by Mitch Kokai
Senior Political Analyst, John Locke Foundation
[C]ommunity health outcomes haven’t changed significantly, and activists think that they know why. The culprits, they say, are the dollar-discount stores in poor neighborhoods that—or so they claim—drive out supermarkets and sell junk food. Never mind that compelling research suggests a lack of supermarkets isn’t the problem—let alone the popularity of discount stores. …
… The idea that dollar stores are invaders ignores the fact that these retailers are expanding in neighborhoods that want them. And the notion that the stores lower the quality of retailers in an area overlooks how they’ve become popular in prosperous neighborhoods, too. “What’s driving the growth [of dollar stores] is affluent households,” an expert with consumer-research outfit Nielsen Company told the New York Times Magazine, in a story entitled “The Dollar Store Economy,” published before these stores became the latest bête noire of activists.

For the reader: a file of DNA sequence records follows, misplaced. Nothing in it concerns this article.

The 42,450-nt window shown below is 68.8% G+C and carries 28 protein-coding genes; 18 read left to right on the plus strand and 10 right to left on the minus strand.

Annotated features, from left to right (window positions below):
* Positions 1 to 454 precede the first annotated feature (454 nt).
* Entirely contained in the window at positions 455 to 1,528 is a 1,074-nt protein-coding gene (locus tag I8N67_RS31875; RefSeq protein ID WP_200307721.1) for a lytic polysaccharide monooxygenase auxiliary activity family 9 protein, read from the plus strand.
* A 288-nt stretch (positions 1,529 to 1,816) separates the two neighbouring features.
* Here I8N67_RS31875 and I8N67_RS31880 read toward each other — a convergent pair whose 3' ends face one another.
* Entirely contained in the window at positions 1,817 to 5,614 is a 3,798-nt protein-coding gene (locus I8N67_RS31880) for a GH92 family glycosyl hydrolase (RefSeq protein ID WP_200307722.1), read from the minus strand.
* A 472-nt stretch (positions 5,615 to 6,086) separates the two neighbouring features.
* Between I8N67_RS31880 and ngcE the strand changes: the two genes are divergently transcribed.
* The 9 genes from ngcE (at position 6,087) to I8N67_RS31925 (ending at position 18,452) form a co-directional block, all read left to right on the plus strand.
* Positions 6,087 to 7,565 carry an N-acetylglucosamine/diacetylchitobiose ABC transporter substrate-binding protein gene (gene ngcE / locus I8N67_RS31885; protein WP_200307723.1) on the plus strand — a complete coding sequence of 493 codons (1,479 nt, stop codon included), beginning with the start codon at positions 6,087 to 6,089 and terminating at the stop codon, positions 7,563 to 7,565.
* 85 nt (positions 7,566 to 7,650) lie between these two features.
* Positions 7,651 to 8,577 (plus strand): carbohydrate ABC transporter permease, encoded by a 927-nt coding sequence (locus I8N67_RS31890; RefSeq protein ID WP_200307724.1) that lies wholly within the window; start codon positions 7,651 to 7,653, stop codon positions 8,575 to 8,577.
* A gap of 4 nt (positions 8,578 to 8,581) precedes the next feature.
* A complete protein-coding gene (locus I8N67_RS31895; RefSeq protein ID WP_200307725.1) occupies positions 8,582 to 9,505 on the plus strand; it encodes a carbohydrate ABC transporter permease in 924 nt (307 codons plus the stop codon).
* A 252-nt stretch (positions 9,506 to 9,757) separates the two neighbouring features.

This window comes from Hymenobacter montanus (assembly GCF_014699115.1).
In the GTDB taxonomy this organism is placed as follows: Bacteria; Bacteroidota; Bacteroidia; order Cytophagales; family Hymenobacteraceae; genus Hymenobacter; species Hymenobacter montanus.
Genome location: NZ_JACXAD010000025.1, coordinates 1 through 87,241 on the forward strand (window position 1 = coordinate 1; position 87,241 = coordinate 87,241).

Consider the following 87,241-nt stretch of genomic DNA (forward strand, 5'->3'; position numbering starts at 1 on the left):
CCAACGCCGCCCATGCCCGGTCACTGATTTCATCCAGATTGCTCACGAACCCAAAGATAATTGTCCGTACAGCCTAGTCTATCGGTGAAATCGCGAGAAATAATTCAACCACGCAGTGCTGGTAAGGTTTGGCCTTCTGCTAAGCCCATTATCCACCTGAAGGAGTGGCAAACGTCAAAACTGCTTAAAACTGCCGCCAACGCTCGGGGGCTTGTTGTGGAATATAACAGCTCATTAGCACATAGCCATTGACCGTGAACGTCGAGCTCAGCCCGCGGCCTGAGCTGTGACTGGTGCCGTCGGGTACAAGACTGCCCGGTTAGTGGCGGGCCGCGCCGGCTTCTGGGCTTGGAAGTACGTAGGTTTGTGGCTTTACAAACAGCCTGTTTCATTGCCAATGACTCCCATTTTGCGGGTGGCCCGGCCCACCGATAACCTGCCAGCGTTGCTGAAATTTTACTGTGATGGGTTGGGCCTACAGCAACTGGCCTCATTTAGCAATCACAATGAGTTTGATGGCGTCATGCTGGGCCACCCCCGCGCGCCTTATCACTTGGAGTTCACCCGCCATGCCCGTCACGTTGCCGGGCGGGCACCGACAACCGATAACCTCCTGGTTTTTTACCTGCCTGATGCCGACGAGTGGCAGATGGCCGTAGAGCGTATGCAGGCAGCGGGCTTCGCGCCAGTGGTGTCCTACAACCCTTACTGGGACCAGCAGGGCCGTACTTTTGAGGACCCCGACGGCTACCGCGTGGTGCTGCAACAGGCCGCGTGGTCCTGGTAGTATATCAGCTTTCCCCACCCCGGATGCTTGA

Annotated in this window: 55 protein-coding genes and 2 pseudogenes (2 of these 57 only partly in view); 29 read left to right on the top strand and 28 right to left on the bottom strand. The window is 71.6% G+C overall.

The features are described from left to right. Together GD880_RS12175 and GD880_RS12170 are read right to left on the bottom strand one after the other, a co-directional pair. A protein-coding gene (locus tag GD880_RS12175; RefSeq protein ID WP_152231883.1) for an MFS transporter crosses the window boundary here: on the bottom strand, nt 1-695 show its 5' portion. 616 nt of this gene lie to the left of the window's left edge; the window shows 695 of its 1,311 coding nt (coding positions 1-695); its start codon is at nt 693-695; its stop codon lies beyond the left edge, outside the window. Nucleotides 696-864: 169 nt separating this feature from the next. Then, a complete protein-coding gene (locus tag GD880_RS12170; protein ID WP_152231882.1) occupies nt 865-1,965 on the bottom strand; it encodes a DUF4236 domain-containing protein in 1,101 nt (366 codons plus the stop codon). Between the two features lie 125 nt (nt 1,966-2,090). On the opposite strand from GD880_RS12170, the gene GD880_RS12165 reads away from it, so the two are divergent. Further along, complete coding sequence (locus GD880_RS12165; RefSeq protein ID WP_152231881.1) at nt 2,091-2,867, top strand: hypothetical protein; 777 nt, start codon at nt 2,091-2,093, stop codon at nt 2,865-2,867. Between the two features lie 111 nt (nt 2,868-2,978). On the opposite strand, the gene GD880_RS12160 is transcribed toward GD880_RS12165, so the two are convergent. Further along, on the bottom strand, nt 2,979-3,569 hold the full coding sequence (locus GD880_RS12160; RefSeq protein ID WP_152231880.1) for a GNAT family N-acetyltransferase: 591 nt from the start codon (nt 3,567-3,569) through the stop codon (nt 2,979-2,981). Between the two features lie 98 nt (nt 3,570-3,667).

Recent research undermines the argument that a lack of fresh, healthy food is to blame for unhealthy diets. In a paper published in the Quarterly Journal of Economics, three economists chart grocery purchases in 10,000 households located in former food deserts, where new supermarkets have since opened. They found that people didn’t buy healthier food when they started shopping at a new local supermarket. “We can statistically conclude that the effect on healthy eating from opening new supermarkets was negligible at best,” they wrote. In other words, the food-desert narrative—which suggests that better food choices motivate people to eat better—is fundamentally incorrect. “In the modern economy, stores have become amazingly good at selling us exactly the kinds of things we want to buy,” the researchers write.